ISLAMABAD, AUG 7: /DNA/ – Information Minister Marriyum Aurangzeb on Monday announced withdrawal of the Pakistan Electronic Media Regulatory Authority (Amendment) Bill, 2023 following objections raised by certain stakeholders regarding specific provisions in the proposed legislation.
The bill — aimed at streamlining the procedures to register and monitor ratings of TV channels as well as elaborating on the definitions of disinformation and misinformation— was passed by the the National Assembly (NA) on August 3.
The Human Rights Commission of Pakistan (HRCP) as well as journalists’ bodies had expressed concerns that the law could be misused and “may allow powerful groups or individuals to stonewall journalists seeking both sides of a story”.
Additionally, broadcasters had expressed concern over the government move and said that the powers to monitor the rating agencies should be given to advertisers.
During the briefing to the Senate Standing Committee on Information and Broadcasting today, the information minister mentioned that the legislation had been formulated after careful consideration. emphasising that the government also respected the concerns expressed by certain groups regarding specific sections of the proposed legislation.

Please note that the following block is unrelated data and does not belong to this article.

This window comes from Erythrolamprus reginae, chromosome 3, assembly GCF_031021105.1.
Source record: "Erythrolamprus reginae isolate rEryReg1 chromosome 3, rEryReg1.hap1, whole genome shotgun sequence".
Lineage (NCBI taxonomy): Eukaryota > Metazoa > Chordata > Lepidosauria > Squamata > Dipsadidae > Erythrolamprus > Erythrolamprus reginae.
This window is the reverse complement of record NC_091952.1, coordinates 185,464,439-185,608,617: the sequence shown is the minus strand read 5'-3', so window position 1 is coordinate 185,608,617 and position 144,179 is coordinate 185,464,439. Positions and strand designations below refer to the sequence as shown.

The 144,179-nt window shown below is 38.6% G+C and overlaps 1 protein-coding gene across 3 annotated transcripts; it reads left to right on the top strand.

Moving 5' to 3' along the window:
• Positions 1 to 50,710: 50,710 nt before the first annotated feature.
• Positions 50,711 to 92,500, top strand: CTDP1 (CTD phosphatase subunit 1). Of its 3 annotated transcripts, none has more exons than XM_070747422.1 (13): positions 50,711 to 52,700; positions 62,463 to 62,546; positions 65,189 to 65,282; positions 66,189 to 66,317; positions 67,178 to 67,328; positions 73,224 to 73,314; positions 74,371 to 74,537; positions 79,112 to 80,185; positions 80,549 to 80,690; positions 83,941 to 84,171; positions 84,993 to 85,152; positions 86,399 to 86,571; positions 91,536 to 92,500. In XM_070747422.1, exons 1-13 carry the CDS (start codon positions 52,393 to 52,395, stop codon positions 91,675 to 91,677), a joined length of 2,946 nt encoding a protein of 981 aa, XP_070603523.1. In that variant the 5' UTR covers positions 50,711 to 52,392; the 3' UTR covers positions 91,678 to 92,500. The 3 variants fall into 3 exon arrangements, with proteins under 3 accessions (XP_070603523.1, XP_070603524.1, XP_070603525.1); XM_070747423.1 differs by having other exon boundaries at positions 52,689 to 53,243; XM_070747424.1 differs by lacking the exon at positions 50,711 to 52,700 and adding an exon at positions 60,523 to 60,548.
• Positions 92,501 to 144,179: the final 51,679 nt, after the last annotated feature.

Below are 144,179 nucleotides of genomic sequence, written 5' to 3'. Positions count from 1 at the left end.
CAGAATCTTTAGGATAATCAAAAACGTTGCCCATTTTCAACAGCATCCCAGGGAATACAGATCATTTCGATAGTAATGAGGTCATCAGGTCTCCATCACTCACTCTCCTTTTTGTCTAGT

“We have never compromised on constitutional and democratic principles, nor can we ever do so,” the minister told the Senate committee.
She insisted that the government would never compromise on the constitutional right to freedom of media, expression, and civil liberties.
“We will always strive together with the media against coercion, authority, and tyranny.”
Aurangzeb stated that the government’s intention was to repeal the previous “black Pemra law,” and in pursuit of this goal, it engaged in consultations with media stakeholders to draft the new legislation.
Right from the outset, the government was determined to ensure that the bill would be passed only through the consensus of all parties involved, she told the committee.
Afzal Butt, the President of the Pakistan Federal Union of Journalists (PFUJ), who also participated in the Senate body meeting, expressed his appreciation for the emergence of such legislation after many years. He highlighted that the legislation was designed with the aim of safeguarding the rights of journalists.
“The owners of media houses do not pay their workers on time and this bill will be able to support all such workers,” Butt said.
Shakeel Masood of Pakistan Broadcasting Association opined that the bill was “crucial” for the media industry and it should not be withdrawn.
All Pakistan Newspaper Society President Sarmad Ali said every section of the bill had been debated and “we support this legislation.”
The minister informed the committee that the Pemra Ordinance of 2002 was the “black law” from the Musharraf era, adding that the government wanted to repeal that law.